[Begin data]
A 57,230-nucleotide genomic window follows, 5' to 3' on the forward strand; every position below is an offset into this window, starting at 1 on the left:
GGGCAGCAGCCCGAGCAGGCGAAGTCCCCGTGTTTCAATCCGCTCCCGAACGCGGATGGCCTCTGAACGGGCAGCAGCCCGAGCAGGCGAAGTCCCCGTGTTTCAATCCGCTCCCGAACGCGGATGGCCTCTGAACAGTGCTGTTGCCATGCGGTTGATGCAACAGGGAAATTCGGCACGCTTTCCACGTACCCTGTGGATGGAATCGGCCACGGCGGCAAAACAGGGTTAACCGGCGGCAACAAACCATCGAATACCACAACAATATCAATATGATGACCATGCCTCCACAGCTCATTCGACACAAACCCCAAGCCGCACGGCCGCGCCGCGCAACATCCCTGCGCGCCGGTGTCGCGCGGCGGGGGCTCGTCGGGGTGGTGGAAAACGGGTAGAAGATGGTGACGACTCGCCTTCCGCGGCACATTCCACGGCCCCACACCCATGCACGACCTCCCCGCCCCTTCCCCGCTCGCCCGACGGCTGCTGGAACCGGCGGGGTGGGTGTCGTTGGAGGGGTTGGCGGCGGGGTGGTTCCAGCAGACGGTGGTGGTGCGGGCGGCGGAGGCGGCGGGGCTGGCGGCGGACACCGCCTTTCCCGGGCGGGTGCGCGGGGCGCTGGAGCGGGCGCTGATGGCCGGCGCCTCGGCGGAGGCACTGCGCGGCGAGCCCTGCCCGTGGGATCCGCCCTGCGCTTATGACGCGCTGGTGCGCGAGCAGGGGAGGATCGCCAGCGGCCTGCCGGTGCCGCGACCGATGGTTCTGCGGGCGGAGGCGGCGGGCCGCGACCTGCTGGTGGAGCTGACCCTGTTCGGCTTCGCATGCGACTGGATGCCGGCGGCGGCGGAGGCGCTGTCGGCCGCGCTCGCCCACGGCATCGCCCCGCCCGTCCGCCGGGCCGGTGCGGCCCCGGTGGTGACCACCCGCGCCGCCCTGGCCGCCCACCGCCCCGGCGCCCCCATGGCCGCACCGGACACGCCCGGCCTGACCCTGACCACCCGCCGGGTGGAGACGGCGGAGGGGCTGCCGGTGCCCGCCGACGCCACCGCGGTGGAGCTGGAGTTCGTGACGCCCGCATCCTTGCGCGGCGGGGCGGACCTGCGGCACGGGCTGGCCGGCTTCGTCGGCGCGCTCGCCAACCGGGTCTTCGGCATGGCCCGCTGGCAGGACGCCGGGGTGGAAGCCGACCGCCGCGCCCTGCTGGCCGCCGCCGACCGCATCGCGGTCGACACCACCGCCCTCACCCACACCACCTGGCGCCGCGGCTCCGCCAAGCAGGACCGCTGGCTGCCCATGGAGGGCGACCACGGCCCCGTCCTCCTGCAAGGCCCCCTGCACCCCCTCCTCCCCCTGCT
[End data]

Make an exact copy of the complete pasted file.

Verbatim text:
A 57,230-nucleotide genomic window follows, 5' to 3' on the forward strand; every position below is an offset into this window, starting at 1 on the left:
GGGCAGCAGCCCGAGCAGGCGAAGTCCCCGTGTTTCAATCCGCTCCCGAACGCGGATGGCCTCTGAACGGGCAGCAGCCCGAGCAGGCGAAGTCCCCGTGTTTCAATCCGCTCCCGAACGCGGATGGCCTCTGAACAGTGCTGTTGCCATGCGGTTGATGCAACAGGGAAATTCGGCACGCTTTCCACGTACCCTGTGGATGGAATCGGCCACGGCGGCAAAACAGGGTTAACCGGCGGCAACAAACCATCGAATACCACAACAATATCAATATGATGACCATGCCTCCACAGCTCATTCGACACAAACCCCAAGCCGCACGGCCGCGCCGCGCAACATCCCTGCGCGCCGGTGTCGCGCGGCGGGGGCTCGTCGGGGTGGTGGAAAACGGGTAGAAGATGGTGACGACTCGCCTTCCGCGGCACATTCCACGGCCCCACACCCATGCACGACCTCCCCGCCCCTTCCCCGCTCGCCCGACGGCTGCTGGAACCGGCGGGGTGGGTGTCGTTGGAGGGGTTGGCGGCGGGGTGGTTCCAGCAGACGGTGGTGGTGCGGGCGGCGGAGGCGGCGGGGCTGGCGGCGGACACCGCCTTTCCCGGGCGGGTGCGCGGGGCGCTGGAGCGGGCGCTGATGGCCGGCGCCTCGGCGGAGGCACTGCGCGGCGAGCCCTGCCCGTGGGATCCGCCCTGCGCTTATGACGCGCTGGTGCGCGAGCAGGGGAGGATCGCCAGCGGCCTGCCGGTGCCGCGACCGATGGTTCTGCGGGCGGAGGCGGCGGGCCGCGACCTGCTGGTGGAGCTGACCCTGTTCGGCTTCGCATGCGACTGGATGCCGGCGGCGGCGGAGGCGCTGTCGGCCGCGCTCGCCCACGGCATCGCCCCGCCCGTCCGCCGGGCCGGTGCGGCCCCGGTGGTGACCACCCGCGCCGCCCTGGCCGCCCACCGCCCCGGCGCCCCCATGGCCGCACCGGACACGCCCGGCCTGACCCTGACCACCCGCCGGGTGGAGACGGCGGAGGGGCTGCCGGTGCCCGCCGACGCCACCGCGGTGGAGCTGGAGTTCGTGACGCCCGCATCCTTGCGCGGCGGGGCGGACCTGCGGCACGGGCTGGCCGGCTTCGTCGGCGCGCTCGCCAACCGGGTCTTCGGCATGGCCCGCTGGCAGGACGCCGGGGTGGAAGCCGACCGCCGCGCCCTGCTGGCCGCCGCCGACCGCATCGCGGTCGACACCACCGCCCTCACCCACACCACCTGGCGCCGCGGCTCCGCCAAGCAGGACCGCTGGCTGCCCATGGAGGGCGACCACGGCCCCGTCCTCCTGCAAGGCCCCCTGCACCCCCTCCTCCCCCTGCT